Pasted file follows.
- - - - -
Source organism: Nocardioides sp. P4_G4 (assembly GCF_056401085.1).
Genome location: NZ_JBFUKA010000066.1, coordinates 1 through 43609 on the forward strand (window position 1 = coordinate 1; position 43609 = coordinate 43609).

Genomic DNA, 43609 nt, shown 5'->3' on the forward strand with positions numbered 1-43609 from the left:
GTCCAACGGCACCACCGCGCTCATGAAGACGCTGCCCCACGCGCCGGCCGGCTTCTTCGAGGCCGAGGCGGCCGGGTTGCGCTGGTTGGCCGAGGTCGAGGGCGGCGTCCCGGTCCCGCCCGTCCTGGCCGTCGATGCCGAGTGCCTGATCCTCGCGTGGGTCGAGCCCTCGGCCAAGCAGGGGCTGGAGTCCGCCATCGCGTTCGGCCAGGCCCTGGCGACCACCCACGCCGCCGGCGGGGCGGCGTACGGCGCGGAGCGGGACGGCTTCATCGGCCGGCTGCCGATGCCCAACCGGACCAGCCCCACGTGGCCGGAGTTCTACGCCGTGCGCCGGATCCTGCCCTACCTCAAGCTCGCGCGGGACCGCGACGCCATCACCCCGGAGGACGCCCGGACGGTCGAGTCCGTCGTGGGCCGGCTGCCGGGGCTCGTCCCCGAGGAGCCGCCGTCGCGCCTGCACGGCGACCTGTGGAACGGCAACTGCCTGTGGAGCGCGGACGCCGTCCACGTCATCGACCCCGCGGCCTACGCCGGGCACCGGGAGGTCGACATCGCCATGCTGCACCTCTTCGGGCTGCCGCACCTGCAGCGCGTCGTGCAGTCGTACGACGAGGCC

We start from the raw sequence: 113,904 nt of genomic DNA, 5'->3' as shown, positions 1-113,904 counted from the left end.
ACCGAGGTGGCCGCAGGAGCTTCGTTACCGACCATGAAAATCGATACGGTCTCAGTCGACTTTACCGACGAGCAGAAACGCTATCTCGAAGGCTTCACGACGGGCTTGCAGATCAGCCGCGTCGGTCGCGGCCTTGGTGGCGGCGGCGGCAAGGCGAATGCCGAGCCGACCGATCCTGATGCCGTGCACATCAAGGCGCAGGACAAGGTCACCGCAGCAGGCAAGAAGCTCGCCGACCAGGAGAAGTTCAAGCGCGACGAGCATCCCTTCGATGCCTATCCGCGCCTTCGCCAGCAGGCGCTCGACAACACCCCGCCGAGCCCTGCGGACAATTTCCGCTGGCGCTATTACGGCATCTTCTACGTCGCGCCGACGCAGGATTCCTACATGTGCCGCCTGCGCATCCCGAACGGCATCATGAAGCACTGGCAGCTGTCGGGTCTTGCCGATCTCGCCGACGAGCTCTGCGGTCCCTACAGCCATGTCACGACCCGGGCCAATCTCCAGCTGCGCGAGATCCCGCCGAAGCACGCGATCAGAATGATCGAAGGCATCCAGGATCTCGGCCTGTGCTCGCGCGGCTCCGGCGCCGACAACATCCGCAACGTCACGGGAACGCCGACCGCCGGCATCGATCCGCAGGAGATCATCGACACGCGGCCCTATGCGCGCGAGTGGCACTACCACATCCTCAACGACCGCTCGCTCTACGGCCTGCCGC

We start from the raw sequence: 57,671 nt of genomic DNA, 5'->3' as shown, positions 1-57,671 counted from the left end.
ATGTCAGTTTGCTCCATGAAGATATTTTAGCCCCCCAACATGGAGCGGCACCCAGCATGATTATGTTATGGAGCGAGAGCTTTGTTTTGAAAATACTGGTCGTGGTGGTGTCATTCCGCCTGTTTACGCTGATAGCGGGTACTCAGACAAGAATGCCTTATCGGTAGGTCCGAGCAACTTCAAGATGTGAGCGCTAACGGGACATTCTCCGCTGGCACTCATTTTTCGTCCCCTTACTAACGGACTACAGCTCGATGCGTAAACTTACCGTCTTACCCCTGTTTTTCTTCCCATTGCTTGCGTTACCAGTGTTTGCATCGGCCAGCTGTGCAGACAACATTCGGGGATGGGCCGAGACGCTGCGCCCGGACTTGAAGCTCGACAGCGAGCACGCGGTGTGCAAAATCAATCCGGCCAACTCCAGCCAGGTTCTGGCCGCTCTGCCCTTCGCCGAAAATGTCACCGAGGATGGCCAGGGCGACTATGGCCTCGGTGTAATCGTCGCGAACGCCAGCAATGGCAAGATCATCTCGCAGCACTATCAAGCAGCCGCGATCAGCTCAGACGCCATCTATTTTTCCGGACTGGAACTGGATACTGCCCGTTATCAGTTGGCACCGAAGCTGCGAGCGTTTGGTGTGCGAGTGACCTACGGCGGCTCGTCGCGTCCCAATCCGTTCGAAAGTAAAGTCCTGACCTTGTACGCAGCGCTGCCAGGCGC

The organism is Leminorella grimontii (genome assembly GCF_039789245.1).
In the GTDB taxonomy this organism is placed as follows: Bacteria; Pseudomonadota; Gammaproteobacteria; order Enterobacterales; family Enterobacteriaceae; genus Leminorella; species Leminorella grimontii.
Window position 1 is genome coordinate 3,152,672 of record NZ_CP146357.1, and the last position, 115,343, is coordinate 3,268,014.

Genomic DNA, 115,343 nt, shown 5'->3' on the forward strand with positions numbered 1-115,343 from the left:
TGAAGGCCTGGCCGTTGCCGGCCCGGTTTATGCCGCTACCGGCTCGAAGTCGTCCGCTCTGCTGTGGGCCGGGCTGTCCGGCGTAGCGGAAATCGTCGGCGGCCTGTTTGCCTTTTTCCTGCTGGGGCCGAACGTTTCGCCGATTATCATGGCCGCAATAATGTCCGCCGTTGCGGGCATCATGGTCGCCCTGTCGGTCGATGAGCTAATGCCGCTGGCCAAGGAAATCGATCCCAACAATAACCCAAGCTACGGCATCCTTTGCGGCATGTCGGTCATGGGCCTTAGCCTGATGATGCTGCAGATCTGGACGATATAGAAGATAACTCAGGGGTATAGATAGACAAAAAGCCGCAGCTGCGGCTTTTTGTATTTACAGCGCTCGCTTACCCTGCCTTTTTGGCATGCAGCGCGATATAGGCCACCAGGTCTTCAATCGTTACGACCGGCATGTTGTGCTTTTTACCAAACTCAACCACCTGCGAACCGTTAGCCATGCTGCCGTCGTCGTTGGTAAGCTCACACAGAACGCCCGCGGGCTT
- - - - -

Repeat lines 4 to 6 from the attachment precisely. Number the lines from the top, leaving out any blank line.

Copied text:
GTCCAACGGCACCACCGCGCTCATGAAGACGCTGCCCCACGCGCCGGCCGGCTTCTTCGAGGCCGAGGCGGCCGGGTTGCGCTGGTTGGCCGAGGTCGAGGGCGGCGTCCCGGTCCCGCCCGTCCTGGCCGTCGATGCCGAGTGCCTGATCCTCGCGTGGGTCGAGCCCTCGGCCAAGCAGGGGCTGGAGTCCGCCATCGCGTTCGGCCAGGCCCTGGCGACCACCCACGCCGCCGGCGGGGCGGCGTACGGCGCGGAGCGGGACGGCTTCATCGGCCGGCTGCCGATGCCCAACCGGACCAGCCCCACGTGGCCGGAGTTCTACGCCGTGCGCCGGATCCTGCCCTACCTCAAGCTCGCGCGGGACCGCGACGCCATCACCCCGGAGGACGCCCGGACGGTCGAGTCCGTCGTGGGCCGGCTGCCGGGGCTCGTCCCCGAGGAGCCGCCGTCGCGCCTGCACGGCGACCTGTGGAACGGCAACTGCCTGTGGAGCGCGGACGCCGTCCACGTCATCGACCCCGCGGCCTACGCCGGGCACCGGGAGGTCGACATCGCCATGCTGCACCTCTTCGGGCTGCCGCACCTGCAGCGCGTCGTGCAGTCGTACGACGAGGCC

We start from the raw sequence: 113,904 nt of genomic DNA, 5'->3' as shown, positions 1-113,904 counted from the left end.
ACCGAGGTGGCCGCAGGAGCTTCGTTACCGACCATGAAAATCGATACGGTCTCAGTCGACTTTACCGACGAGCAGAAACGCTATCTCGAAGGCTTCACGACGGGCTTGCAGATCAGCCGCGTCGGTCGCGGCCTTGGTGGCGGCGGCGGCAAGGCGAATGCCGAGCCGACCGATCCTGATGCCGTGCACATCAAGGCGCAGGACAAGGTCACCGCAGCAGGCAAGAAGCTCGCCGACCAGGAGAAGTTCAAGCGCGACGAGCATCCCTTCGATGCCTATCCGCGCCTTCGCCAGCAGGCGCTCGACAACACCCCGCCGAGCCCTGCGGACAATTTCCGCTGGCGCTATTACGGCATCTTCTACGTCGCGCCGACGCAGGATTCCTACATGTGCCGCCTGCGCATCCCGAACGGCATCATGAAGCACTGGCAGCTGTCGGGTCTTGCCGATCTCGCCGACGAGCTCTGCGGTCCCTACAGCCATGTCACGACCCGGGCCAATCTCCAGCTGCGCGAGATCCCGCCGAAGCACGCGATCAGAATGATCGAAGGCATCCAGGATCTCGGCCTGTGCTCGCGCGGCTCCGGCGCCGACAACATCCGCAACGTCACGGGAACGCCGACCGCCGGCATCGATCCGCAGGAGATCATCGACACGCGGCCCTATGCGCGCGAGTGGCACTACCACATCCTCAACGACCGCTCGCTCTACGGCCTGCCGC